On the level below the Market Commons, I could look up at a corner of the pedestrian area with one of the best waterfront views (above). It turned out to be a popular corner to take selfies and other photos. I started there but realized quickly that my view was limited.

Next I got up on the upper level myself so that I could see and sketch more people, especially their various photo stances – both taking and posing. Many were selfies, but others were couples and families who asked a passing stranger to snap a photo for them. When I wasn’t sketching, I timed a few: On average, I have about six seconds to capture a selfie. If someone else is taking the photo, I have a bit longer. The typical pose for couples is for one to put an arm around the other. When couples take a selfie together, they snap one, then usually one person is more interested than the other in the result and often needs a retake. I had as much fun people-observing as people-sketching.

It feels good to sketch people again!

To see what the rest of the world sketched that day, search the hashtag #usksketchtogether.

Many snoozers on the light rail train, a.m.
and p.m.

I seem to be the only one awake
on this train. It was my first public
transportation ride in 19 months.

USk Seattle knows how to Sketch Together!

Monday, October 18, 2021

Review: Derwent Chromaflow Colored Pencils

I like the parrot.

It’s always fun and exciting to open a fresh set of colored pencils and use them for the first time. I try to adjust my expectations based on a variety of factors – where they were manufactured, their price, the maker’s reputation, reviews by others, how they smell, how they look. Sometimes I have learned an intriguing fact about them – for example, a European manufacturer is distributing the set only in the US and not within its own country. How interesting! Bring ‘em on.

Although the basic set of 12 doesn’t include hues I would choose according to the CMYK-based primary triad I have been experimenting with, I still like using a primary triad to make initial sketches because it’s a good test of blending capability.

The basic set of 12 colors

For the USA market only

Attractive, asymmetrical end caps that are Derwent's trademark

Two out of three of my triad pencils have off-center cores.

10/13/21 Derwent Chromaflow pencils in Stillman & Birn Zeta sketchbook 

The new pencils are on the harder side, but as a big fan of
Faber-Castell Polychromos, I don’t hold anything against a hard colored pencil if it is richly pigmented. Unfortunately, these pencils do not seem to be, but I keep going with my sketch.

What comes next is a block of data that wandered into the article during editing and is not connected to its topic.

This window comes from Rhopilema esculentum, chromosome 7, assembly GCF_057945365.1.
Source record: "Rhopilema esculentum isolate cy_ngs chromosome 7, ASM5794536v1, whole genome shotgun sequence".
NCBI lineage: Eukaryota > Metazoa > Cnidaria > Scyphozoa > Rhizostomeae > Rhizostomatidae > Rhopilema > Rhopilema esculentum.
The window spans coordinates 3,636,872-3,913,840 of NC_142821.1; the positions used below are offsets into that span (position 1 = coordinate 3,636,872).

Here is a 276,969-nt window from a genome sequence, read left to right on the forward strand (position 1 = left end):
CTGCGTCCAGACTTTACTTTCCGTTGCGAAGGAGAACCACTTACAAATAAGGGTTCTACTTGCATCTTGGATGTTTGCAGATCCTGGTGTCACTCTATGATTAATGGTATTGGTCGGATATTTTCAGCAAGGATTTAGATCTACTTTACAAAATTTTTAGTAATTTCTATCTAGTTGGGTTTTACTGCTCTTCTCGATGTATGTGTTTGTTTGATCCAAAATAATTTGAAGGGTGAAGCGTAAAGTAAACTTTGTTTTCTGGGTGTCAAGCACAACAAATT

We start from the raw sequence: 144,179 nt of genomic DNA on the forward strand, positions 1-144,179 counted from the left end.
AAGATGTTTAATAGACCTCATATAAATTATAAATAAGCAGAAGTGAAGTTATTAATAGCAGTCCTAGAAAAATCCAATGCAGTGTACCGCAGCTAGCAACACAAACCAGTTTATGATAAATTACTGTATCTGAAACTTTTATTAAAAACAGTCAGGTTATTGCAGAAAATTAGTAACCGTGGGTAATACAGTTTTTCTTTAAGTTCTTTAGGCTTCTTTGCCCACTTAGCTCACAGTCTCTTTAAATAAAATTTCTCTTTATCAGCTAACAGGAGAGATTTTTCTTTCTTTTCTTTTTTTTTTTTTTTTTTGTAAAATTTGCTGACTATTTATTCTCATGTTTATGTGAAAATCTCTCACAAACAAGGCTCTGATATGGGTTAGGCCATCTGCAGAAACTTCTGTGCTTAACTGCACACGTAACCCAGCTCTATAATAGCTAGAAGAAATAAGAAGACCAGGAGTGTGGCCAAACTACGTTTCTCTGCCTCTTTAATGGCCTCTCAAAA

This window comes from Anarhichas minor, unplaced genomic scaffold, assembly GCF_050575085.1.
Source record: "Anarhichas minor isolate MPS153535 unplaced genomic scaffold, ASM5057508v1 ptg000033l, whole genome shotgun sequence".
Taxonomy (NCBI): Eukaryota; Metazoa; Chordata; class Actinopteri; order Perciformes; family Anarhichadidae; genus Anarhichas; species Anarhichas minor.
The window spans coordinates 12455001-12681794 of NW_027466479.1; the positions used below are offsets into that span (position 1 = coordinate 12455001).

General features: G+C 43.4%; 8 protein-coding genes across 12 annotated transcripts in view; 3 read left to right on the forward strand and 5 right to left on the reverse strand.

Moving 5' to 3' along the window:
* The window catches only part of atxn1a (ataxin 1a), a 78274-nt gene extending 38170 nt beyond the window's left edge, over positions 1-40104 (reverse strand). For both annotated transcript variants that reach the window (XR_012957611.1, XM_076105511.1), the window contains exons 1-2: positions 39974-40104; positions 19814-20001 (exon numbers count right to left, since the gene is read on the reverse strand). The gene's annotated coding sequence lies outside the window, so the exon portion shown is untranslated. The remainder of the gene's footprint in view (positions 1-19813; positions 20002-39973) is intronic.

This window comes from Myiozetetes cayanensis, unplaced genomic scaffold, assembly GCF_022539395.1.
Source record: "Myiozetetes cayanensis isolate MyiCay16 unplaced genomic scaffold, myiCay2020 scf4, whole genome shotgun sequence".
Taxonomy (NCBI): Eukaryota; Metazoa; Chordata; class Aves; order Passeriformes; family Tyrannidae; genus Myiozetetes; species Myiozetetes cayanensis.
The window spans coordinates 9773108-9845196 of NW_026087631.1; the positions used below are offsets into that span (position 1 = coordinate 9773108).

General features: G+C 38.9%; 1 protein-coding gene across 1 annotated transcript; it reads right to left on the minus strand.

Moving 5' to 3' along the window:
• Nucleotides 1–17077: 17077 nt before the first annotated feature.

Using light pressure, I apply a few layers of pigment. I start to notice that it’s becoming more and more difficult to see that additional pigment is transferring from pencil to paper. I remain patient as long as possible, trying to apply more layers. Now I’m getting frustrated, so I start to press harder, which doesn’t help. I’m using my favorite Stillman & Birn Zeta sketchbook, whose smooth surface typically takes hard colored pencils beautifully, but now I’m getting angry because I feel like I’m drawing on waxed paper.

Three-quarters of an hour later, I stop – I’ve had enough. I admit, sometimes I enjoy the challenge of fighting with a difficult pencil, but this wasn’t one of those times. Now you might look at this sketch and think, “Well, she eked out some decent color there . . . maybe those pencils aren’t so bad.” But I had to work dang hard to get even what you see there.

That is what it’s like to use a low-quality colored pencil with low pigment content.

Whoa, Tina – that’s harsh! And this made-in-Britain Chromaflow set is from Derwent, a highly reputable UK colored pencil maker!

But that’s just it: These are not Crayola or Rose Art pencils (and they certainly aren’t priced like those kids’ pencils: My set of 12 Chromaflow was $14.99 at Blick). I know that Derwent makes some very fine colored pencils. In fact, I am currently having a love fest with Derwent’s artist-quality Lightfast line, and I have long appreciated the company’s Drawing Pencil collection for life drawing, so I know they make high quality products. (Derwent’s low-end Artist and Studio pencils are more in line with Chromaflow’s quality, and those I do not love.)

That brings up another matter: How many low-end, low-quality colored pencil lines does one manufacturer need? And now a new one just for the US market!